The Jundokan is part of JKF Goju-kai and 2 of the seniors act as special advisors to the technical commite. IOGKF was up till 1996 part of JKF Goju-Kai through the Jundokan untill his conflict with the rest of the karate society regarding his claims on who inherited the Goju system from Miyagi. I think his organization (the Japanese branch) is now affiliated to JKF Goju-kai.
Meitoku Yagi of the Meibukan has stated several times that you learn genuine Goju-ryu in the dojo of his dear friend Gogen Yamaguchi in Tokyo and that he has personally instructed Yamaguchi's sons.
I must say that the Japanese dojo's have always focused on the sport side of karate and on jyu kumite. Why ?. Most of their students are university students. Most of them stop training after University and they are not loocking after the secret teachings. They just persue it for Budo sport. Those who continue evtually open up and find the diversity of techniques and applications. Kisaki said to me that regarding application from kata Miyagi would say 'think, you will figure it out yourself'. He would show application of the techniques but has never formulated formal bunkai. Although kata is static, it's application is not as no 2 fighs are the same. When exploring kata this way, the secrets reveal themselves through guidance of the masters and by self exploration. I have noticed that you are not instructed directly these themes untill you are ready and ask for them. At that point, you are instructed the deeper meaning of techniques. Then you have to experiment with it yourself to understand how it works. If you have a teacher that cannot provide an answer or thorrough discussion regarding such a subject, you are probably on the wrong track. Untill the point you can come to that, the searching to the deeper meaning, you will be instructed in the form like 'do like this' or 'put your fist here' without thourough understanding. It is also important that the base is properly build before engaging in such a training manner.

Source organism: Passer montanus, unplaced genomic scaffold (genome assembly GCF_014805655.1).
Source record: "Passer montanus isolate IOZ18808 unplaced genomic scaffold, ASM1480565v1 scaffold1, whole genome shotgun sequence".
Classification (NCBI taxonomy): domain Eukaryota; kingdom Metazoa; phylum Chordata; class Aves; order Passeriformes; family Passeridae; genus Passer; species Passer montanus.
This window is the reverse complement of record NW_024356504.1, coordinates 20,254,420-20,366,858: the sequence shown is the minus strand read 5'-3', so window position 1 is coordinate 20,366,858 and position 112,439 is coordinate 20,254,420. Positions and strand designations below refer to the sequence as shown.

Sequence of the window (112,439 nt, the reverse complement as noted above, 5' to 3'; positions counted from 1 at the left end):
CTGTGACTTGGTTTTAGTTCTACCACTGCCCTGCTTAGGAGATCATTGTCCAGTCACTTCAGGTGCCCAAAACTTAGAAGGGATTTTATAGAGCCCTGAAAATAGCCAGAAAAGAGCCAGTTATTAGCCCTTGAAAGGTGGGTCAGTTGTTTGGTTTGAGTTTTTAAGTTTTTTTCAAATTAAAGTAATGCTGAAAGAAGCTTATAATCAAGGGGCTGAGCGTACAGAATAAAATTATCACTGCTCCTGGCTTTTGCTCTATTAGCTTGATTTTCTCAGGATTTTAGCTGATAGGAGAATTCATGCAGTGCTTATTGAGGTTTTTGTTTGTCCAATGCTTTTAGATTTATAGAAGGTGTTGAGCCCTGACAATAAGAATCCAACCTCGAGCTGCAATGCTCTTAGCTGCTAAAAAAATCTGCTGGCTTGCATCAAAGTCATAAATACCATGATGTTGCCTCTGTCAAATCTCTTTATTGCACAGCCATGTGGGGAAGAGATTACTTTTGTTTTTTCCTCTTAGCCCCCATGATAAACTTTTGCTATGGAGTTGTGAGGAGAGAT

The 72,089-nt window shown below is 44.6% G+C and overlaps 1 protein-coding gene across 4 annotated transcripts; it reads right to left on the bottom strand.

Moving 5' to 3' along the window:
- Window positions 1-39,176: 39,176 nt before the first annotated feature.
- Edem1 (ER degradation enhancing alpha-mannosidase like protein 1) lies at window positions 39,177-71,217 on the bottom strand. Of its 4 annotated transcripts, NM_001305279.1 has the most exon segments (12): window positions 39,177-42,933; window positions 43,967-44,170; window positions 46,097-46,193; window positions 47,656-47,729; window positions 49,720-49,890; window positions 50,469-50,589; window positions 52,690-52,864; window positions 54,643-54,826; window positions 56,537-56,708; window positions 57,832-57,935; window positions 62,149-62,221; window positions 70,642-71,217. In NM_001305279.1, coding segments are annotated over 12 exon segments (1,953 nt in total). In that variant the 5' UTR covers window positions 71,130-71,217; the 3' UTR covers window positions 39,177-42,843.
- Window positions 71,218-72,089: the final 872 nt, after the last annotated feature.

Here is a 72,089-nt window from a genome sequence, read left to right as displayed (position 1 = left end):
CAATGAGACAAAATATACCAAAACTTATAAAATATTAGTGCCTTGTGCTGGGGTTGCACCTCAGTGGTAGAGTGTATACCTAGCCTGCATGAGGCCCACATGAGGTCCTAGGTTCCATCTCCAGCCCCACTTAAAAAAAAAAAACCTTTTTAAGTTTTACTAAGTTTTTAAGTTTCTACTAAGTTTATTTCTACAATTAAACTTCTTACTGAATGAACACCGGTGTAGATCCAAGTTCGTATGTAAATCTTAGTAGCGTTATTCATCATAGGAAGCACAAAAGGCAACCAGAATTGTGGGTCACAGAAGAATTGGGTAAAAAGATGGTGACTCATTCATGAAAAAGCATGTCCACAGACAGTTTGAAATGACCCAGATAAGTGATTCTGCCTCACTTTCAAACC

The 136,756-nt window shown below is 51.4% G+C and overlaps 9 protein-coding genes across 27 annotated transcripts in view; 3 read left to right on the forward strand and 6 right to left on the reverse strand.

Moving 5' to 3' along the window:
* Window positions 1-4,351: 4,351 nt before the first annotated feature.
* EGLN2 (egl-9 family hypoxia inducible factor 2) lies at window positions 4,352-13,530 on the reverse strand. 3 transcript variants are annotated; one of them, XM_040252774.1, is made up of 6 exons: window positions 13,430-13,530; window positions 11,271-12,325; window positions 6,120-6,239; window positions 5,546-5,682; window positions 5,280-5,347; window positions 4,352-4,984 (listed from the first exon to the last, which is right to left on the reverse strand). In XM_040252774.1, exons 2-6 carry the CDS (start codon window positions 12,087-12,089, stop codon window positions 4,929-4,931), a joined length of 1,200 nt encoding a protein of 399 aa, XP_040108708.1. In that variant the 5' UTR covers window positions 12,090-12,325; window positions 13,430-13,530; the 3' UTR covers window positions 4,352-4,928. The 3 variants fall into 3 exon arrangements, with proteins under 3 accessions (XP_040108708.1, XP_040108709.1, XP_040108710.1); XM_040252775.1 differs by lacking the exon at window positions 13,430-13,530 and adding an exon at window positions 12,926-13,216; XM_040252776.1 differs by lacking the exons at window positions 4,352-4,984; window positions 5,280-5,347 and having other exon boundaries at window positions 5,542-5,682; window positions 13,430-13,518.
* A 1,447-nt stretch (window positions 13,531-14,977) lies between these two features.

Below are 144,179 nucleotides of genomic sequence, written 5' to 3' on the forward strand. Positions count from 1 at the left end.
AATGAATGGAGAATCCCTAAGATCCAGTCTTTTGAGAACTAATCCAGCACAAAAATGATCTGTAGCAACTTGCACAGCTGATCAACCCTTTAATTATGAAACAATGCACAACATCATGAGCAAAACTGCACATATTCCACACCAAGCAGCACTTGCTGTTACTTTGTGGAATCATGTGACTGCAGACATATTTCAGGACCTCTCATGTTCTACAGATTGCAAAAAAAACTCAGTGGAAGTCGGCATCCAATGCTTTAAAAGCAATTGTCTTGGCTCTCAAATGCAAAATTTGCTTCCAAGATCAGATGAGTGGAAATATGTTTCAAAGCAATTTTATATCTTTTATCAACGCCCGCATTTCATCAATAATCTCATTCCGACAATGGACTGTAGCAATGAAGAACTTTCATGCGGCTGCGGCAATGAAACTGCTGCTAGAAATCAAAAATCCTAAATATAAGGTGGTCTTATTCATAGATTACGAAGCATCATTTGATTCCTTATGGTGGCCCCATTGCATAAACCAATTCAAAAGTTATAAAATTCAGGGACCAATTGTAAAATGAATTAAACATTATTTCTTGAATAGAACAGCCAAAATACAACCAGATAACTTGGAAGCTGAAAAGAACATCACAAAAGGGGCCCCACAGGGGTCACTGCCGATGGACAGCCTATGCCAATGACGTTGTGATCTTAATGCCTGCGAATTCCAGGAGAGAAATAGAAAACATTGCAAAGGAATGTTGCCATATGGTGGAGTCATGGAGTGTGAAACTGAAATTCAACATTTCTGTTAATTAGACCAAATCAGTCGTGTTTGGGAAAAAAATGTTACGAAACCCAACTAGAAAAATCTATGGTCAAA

This is how I receive instruction and I cannot say that the Japanese masters are less knowledgeable than the Okinawan.
That's my perception.

#107561 - 04/16/05 08:12 AM Re: Animal names for kata?

I can identify with the learning method you described. I'd add that sometimes when left to our imagination, we might come up with an application which doesn't quite fit the movements of the kata. we were encouraged to explore and develop those ourselves. dan testing for bunkai was neither correct nor incorrect while kyu testing in bunkai was with a fixed technique.
To tie this in with the main topic, I feel kata was meant to be interpreted. The quest of finding your own interpretation is as personal as how you integrate your training into your daily life. If some wish to think of kata by animal names,numbers,chinese names or japanese names what would it change? The names are just as interpretable as their applications.